Los Angeles Jewish Home's Blog

Miriam Rothstein: A Profile in Courage

By: Ellis Simon, 88, Los Angeles Jewish Home resident 
Originally published in the Chai Journal Summer 2012 issue.

Miriam Rothstein, 91, is a lovely, gentle lady who survived the Holocaust. There is not one shred of bitterness in her demeanor. Born to an observant, educated, and well-to-do family that owned a supermarket in Romania, Miriam was the ninth of eleven children. When she was four, her family moved to a village in the Carpathian Mountains to be with her mother’s family. After Hungary annexed Czechoslovakia in March 1939, Miriam’s prep school studies ended and the family supermarket closed. In August 1941, Jews lacking Hungarian citizenship were apprehended. By March 1944, Germans controlling their town rounded up all able-bodied Jews. Miriam and her older sister, Rachel, who looked more like her younger sister, since Miriam was taller and stronger, boarded a train for Uzhorod, then part of Hungary, where her older sister Margaret and her brother Baruch lived. In April, the Jews in Uzhorod had to report to the ghetto there, and Miriam and Rachel hid in a shed for three days. Miriam changed into a two-piece red silk dress, attaching her mother’s diamond ring to an inside button before the sisters entered the overcrowded and unsanitary ghetto.

At the end of May, they were squeezed into cattle cars headed to Auschwitz-Birkenau. Her red dress was tossed into a huge pile and her hair was shaved. Everyone slept on the floor and people were brought to the crematorium. With the Russian army approaching in 1945, two kind SS guards gathered up food and escaped with the girls and eventually left after rescuing them. In the bitter cold, they finally came to a farm where they slept in the barn until Russian soldiers liberated them. Eventually, Miriam and Rachel returned to Uzhorod where they learned their parents, sister Margaret, and youngest brother Yehuda had been poisoned.

While living in Czechoslovakia, Miriam met Herman Rothstein, a guard for the Czech president. In 1946, they married and he, too, owned a supermarket. Their daughter Vera was born in 1947. In 1949, they immigrated to Israel where their son, David, was born in 1953. A year later, Miriam had tuberculosis, prompting a move to Chicago where Herman had relatives. Their youngest daughter, Mindy, was born there in 1957. Vera and Mindy currently live in LA, and David, a university professor, now lives in Israel. Miriam and Herman retired and moved to Los Angeles in 1992.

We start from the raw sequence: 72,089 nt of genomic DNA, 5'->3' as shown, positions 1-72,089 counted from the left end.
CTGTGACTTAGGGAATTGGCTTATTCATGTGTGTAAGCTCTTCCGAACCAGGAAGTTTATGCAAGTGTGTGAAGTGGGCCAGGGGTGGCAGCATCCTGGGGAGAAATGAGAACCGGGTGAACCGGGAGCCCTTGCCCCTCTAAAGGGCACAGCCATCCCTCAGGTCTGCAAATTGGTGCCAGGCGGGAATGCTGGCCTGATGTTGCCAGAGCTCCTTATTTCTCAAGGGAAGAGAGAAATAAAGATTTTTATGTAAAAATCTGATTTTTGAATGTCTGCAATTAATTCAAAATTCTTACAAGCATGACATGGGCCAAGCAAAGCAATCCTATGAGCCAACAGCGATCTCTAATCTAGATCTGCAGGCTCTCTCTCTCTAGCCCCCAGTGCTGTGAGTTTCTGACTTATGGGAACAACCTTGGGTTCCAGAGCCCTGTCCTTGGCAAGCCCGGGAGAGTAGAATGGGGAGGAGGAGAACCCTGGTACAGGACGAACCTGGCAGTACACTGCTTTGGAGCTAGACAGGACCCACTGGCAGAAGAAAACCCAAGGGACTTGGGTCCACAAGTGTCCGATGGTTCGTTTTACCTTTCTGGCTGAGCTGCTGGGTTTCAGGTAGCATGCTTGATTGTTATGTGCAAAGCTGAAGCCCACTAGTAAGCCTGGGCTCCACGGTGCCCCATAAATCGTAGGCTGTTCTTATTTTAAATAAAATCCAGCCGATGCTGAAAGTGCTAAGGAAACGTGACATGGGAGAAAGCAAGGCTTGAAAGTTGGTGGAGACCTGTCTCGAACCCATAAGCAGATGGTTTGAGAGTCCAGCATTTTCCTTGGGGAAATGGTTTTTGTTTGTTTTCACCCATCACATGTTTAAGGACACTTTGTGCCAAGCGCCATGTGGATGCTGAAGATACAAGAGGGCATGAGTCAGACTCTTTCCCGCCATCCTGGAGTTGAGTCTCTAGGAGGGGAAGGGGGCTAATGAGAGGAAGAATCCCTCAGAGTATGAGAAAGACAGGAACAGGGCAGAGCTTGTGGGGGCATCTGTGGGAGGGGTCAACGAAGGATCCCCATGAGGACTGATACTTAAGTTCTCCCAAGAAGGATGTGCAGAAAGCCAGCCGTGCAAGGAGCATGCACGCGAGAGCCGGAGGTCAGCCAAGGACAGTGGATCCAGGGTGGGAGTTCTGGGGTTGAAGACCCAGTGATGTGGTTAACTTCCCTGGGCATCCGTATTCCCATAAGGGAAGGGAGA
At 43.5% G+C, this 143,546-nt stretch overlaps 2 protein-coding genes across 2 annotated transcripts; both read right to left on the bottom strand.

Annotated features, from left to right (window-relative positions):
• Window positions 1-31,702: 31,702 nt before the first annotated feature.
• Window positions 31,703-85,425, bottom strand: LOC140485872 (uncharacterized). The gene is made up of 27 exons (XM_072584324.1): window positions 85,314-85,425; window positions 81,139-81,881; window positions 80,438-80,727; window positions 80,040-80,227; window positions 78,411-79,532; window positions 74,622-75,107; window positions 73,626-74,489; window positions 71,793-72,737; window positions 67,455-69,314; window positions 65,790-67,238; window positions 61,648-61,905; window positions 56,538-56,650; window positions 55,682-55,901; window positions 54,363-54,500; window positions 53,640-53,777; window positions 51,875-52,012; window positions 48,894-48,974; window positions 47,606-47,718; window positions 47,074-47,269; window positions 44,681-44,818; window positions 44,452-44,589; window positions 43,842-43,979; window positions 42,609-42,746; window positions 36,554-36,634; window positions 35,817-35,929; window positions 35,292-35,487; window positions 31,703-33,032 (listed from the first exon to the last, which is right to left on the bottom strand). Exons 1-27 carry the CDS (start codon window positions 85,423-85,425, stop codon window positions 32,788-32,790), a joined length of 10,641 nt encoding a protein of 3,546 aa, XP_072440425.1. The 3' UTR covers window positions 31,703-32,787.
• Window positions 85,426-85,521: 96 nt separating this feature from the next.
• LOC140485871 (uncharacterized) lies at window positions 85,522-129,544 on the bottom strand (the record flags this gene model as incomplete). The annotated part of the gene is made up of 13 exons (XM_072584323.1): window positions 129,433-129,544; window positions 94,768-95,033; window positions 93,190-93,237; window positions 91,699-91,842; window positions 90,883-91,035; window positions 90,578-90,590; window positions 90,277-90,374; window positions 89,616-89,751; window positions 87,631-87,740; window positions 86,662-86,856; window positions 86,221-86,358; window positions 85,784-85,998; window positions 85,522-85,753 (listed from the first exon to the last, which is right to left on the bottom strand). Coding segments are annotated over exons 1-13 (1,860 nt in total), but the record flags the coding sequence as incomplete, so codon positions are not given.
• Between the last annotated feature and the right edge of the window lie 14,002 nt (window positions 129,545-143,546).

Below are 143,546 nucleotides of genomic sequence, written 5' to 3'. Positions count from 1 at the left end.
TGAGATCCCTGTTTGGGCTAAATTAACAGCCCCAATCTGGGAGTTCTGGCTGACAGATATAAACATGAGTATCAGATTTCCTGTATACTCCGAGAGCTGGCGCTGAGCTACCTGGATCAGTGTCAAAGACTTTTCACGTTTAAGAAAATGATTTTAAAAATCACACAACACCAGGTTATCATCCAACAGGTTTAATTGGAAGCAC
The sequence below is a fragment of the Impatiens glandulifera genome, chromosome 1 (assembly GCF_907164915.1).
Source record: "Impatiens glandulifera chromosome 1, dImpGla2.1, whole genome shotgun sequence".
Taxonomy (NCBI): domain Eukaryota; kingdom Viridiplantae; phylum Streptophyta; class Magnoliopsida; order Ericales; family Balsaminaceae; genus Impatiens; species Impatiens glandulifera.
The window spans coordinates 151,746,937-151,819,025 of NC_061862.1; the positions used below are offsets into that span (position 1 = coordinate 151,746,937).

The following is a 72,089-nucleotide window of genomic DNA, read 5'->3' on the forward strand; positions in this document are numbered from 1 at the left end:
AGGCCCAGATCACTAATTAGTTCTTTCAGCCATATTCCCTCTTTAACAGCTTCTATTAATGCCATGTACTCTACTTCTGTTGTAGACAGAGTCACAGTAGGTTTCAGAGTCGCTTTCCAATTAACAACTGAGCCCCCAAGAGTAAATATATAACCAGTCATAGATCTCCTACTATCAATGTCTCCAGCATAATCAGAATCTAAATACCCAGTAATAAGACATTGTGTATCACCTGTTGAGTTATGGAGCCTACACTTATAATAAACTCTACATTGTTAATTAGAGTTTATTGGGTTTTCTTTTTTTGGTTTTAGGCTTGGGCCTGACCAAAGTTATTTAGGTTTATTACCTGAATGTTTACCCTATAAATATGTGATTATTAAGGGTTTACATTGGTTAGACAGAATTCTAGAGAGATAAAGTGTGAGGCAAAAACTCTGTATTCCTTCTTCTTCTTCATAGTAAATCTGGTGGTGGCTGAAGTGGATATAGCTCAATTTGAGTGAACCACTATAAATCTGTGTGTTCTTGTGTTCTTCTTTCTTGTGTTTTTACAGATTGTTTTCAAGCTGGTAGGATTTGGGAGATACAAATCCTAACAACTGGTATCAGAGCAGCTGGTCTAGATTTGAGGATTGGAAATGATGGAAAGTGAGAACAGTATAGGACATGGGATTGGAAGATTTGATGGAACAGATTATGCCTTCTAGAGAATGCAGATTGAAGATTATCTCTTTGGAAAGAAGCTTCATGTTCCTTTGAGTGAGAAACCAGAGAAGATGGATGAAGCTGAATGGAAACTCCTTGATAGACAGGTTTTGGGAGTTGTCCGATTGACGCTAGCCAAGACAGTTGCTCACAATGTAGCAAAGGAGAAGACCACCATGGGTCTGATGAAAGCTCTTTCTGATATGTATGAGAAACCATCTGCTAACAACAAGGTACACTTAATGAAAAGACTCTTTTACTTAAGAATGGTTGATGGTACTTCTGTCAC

Herman died in 2000, and Miriam lived on her own, assisted 4 hours a day by helpers who cleaned and took her shopping and on excursions. Her children eventually convinced her it would be wiser to move into a retirement community. In 2008, after checking out three other communities, Miriam chose the Jewish Home. She wanted to live in a warm, friendly Jewish setting with a built in social life and clinic. We are so pleased to have her as a part of our community. Miriam enjoys playing bingo, our entertainment and many special events, Rabbi Rita’s services and classes, and the Talking Yiddish Group with Murray. Miriam wishes she knew the names of the kind SS officers. Her three children, seven grandchildren, and nine great-grandchildren give her great pride.

When I asked Miriam how she survived such harrowing experiences, she said it was hard work (which included building trenches and laying cable), eating little (mostly bread with a little jam and margarine snuck to her by a kind cook), and living one day at a time. But mostly, it was her belief that she would survive that kept her going. Miriam’s story is truly a profile in courage.

Miriam’s story was also featured in an article by Jane Ulman in The Jewish Journal. Photo credit: David Miller

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